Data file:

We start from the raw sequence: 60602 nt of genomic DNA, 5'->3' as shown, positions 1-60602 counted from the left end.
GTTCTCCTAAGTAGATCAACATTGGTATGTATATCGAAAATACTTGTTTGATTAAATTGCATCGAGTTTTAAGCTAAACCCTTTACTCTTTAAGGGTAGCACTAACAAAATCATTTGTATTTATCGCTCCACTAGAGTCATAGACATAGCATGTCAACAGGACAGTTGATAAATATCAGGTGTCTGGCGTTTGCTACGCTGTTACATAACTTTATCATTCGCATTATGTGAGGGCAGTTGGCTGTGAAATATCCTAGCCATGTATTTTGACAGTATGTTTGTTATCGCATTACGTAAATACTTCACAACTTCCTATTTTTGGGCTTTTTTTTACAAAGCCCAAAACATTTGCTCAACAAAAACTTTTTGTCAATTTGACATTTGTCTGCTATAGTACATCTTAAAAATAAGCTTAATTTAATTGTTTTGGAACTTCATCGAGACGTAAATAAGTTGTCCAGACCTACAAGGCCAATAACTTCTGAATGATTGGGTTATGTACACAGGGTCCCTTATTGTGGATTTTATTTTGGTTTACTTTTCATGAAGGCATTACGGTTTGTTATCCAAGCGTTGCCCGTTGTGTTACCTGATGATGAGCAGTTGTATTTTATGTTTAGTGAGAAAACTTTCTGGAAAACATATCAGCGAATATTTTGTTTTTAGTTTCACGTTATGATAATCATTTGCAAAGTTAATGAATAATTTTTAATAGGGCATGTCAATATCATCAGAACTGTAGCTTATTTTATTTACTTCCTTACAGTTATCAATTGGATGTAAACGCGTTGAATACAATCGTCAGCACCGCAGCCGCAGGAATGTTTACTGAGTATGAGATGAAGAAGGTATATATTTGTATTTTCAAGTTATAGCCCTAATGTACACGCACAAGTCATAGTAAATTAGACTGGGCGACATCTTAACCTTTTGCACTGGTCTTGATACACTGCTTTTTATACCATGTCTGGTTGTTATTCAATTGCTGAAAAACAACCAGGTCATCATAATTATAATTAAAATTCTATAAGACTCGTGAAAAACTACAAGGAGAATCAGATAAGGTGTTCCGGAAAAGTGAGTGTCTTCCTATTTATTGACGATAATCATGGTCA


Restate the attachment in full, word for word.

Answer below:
We start from the raw sequence: 60602 nt of genomic DNA, 5'->3' as shown, positions 1-60602 counted from the left end.
GTTCTCCTAAGTAGATCAACATTGGTATGTATATCGAAAATACTTGTTTGATTAAATTGCATCGAGTTTTAAGCTAAACCCTTTACTCTTTAAGGGTAGCACTAACAAAATCATTTGTATTTATCGCTCCACTAGAGTCATAGACATAGCATGTCAACAGGACAGTTGATAAATATCAGGTGTCTGGCGTTTGCTACGCTGTTACATAACTTTATCATTCGCATTATGTGAGGGCAGTTGGCTGTGAAATATCCTAGCCATGTATTTTGACAGTATGTTTGTTATCGCATTACGTAAATACTTCACAACTTCCTATTTTTGGGCTTTTTTTTACAAAGCCCAAAACATTTGCTCAACAAAAACTTTTTGTCAATTTGACATTTGTCTGCTATAGTACATCTTAAAAATAAGCTTAATTTAATTGTTTTGGAACTTCATCGAGACGTAAATAAGTTGTCCAGACCTACAAGGCCAATAACTTCTGAATGATTGGGTTATGTACACAGGGTCCCTTATTGTGGATTTTATTTTGGTTTACTTTTCATGAAGGCATTACGGTTTGTTATCCAAGCGTTGCCCGTTGTGTTACCTGATGATGAGCAGTTGTATTTTATGTTTAGTGAGAAAACTTTCTGGAAAACATATCAGCGAATATTTTGTTTTTAGTTTCACGTTATGATAATCATTTGCAAAGTTAATGAATAATTTTTAATAGGGCATGTCAATATCATCAGAACTGTAGCTTATTTTATTTACTTCCTTACAGTTATCAATTGGATGTAAACGCGTTGAATACAATCGTCAGCACCGCAGCCGCAGGAATGTTTACTGAGTATGAGATGAAGAAGGTATATATTTGTATTTTCAAGTTATAGCCCTAATGTACACGCACAAGTCATAGTAAATTAGACTGGGCGACATCTTAACCTTTTGCACTGGTCTTGATACACTGCTTTTTATACCATGTCTGGTTGTTATTCAATTGCTGAAAAACAACCAGGTCATCATAATTATAATTAAAATTCTATAAGACTCGTGAAAAACTACAAGGAGAATCAGATAAGGTGTTCCGGAAAAGTGAGTGTCTTCCTATTTATTGACGATAATCATGGTCA